I can’t believe it but another year has passed. 2019 marks our 11th year producing and hosting Fishful Thinker TV. While a normal TV show airing-season is 13 episodes, we’re a glutton for punishment and produce two seasons per year, meaning 26 original episodes. And what might you guess does the production of all of those episodes – about 260 of them now – have in common? A road trip!
We’ve always been regional in our production, filming the vast majority of the shows within about an eight hour drive of Denver. We’ve flown to a couple of destinations while making what we call “vacation shows”, most recently to northwest Florida to film our first inshore salt water shows and another time to south Texas to fish legendary Falcon Lake for giant bass. But we basically always drive, even when we venture outside our normal range.
Longer trips included Iowa to film with the Berkley guys at Spirit Lake and Missouri with some Ranger boats folks, and a bunch of the time we’ll hit several locations to produce multiple episodes over a given trip, even if it is within our “easy” eight hour range. Given that we may include several types of fishing, we require a lot of gear and tackle. Another detail is that we are very often pulling a 21’ Ranger boat or possibly have a smaller boat stuffed in the back of the Tundra. And in case all those film trips aren’t enough, we road trip often for fun fishing and also hunting all season. All of this packing, driving, towing, living out of the back of a pickup, and unpacking has taught me a few things over the last decade, and I thought I’d share them in case it will help those that don’t road-trip as much as we do.
I almost hate to say this out loud, but we have never had any major troubles on the road; knock on wood. A major part of that is that I drive uber-reliable Toyota Tundras. I say Tundras, plural, because, over the 11 years of production, we’ve swapped them several times. I always modify them to fit our specific needs which starts with a topper to keep our stuff dry and secure. My toppers are equipped with serious Rigid LED lighting inside for convenience, and a BedRug keeps our fancy tackle – and old knees – from getting banged up. But those are comfy things; we beef up the rear leaf springs to handle the extra weight of the boat and a full bed load. This keeps the truck riding level when fully loaded which is paramount to good handling and braking, especially while towing in the mountains we commonly traverse.
I keep very good tires on the truck at all times and check the air pressure before EVERY trip. No, I don’t rely on the Tundra’s built in warning system. I check and adjust pressure regularly. If nothing else, this will slow tire wear. I also keep very good windshield wipers, the washer fluid reservoir full, and coat the windshield itself with Rain-X all because visibility is no joke. The boat trailer gets equal consideration; tires and pressure are checked all the time and every stop along the way includes feeling each hub for heat and checking straps for tension.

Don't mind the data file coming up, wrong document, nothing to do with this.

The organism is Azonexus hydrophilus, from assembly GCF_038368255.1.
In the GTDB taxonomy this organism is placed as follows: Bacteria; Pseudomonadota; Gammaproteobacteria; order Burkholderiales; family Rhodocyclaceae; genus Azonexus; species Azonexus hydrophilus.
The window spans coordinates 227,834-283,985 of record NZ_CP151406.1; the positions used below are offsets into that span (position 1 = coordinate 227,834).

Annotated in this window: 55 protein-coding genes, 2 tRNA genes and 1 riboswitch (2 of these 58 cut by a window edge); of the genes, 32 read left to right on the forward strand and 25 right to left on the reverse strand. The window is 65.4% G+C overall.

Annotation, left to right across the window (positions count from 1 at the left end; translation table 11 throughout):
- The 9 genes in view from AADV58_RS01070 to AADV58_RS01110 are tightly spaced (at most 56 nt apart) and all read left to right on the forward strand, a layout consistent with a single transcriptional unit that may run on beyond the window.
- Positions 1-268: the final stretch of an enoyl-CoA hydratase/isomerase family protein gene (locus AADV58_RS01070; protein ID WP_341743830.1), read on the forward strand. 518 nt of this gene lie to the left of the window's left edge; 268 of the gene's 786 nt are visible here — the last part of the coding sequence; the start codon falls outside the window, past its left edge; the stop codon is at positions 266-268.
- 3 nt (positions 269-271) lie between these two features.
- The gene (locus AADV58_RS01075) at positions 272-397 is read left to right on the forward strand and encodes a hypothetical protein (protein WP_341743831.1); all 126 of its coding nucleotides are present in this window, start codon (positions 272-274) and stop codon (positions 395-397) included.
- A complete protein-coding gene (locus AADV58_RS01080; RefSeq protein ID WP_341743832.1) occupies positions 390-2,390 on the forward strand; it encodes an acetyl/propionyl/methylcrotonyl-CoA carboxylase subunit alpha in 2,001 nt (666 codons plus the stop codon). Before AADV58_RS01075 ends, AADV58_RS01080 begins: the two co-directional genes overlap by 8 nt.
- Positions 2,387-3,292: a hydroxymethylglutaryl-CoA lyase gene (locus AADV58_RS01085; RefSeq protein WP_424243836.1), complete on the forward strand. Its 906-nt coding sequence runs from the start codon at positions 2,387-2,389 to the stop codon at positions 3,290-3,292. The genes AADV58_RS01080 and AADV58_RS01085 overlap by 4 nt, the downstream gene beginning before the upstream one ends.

We always carry a tool kit that includes tools specific to anything common like trailer lugs, duct tape, some basic electrical stuff, etc. A 30,000 pound rated tow strap, quality leather gloves, a block of wood for the jack to lift from and a good headlamp also always tag along. To be honest, we’ve used most of this stuff to help others in need far more than on our own vehicle, but it is good to have it, nonetheless.
A few things help make life on the road better. One is a high quality cooler, or two. We use the OtterBox Venture series as the main cooler in the back of the truck because, even on a 10-12 day road trip, we never have to get more ice. We also carry a smaller Trooper series cooler inside the cab for quality road snacks; this prevents us from eating a bunch of junk food along the way. Bringing all requisite food is much cheaper and better for us in the long run.
We use large plastic tubs with locking lids for packing because they are stackable and keep stuff from getting damaged. One tub may contain all our cooking items, another all the spare tackle, and yet another wading gear. The BedRug keeps them from sliding around. Hauling rods can be tricky; all my St. Croixs get rod sleeves and then the entire selection is wrapped with Velcro straps so they move as a unit. I lay a towel over them to prevent vibration wear.
Call me old school, but I still carry a paper map or atlas. Phones loose reception in the boonies, truck navigation systems loose back road detail when zoomed out, but a paper map always works. I carry an 800 lumens flashlight and, along with the aforementioned head lamp, it gets used frequently. A couple of ratchet-style tie down straps stay in the truck and get used to secure the gear boxes or anything else I need in the truck bed.
Road tripping is part of the outdoor lifestyle. Consider these simple tips gleaned from many years of living it.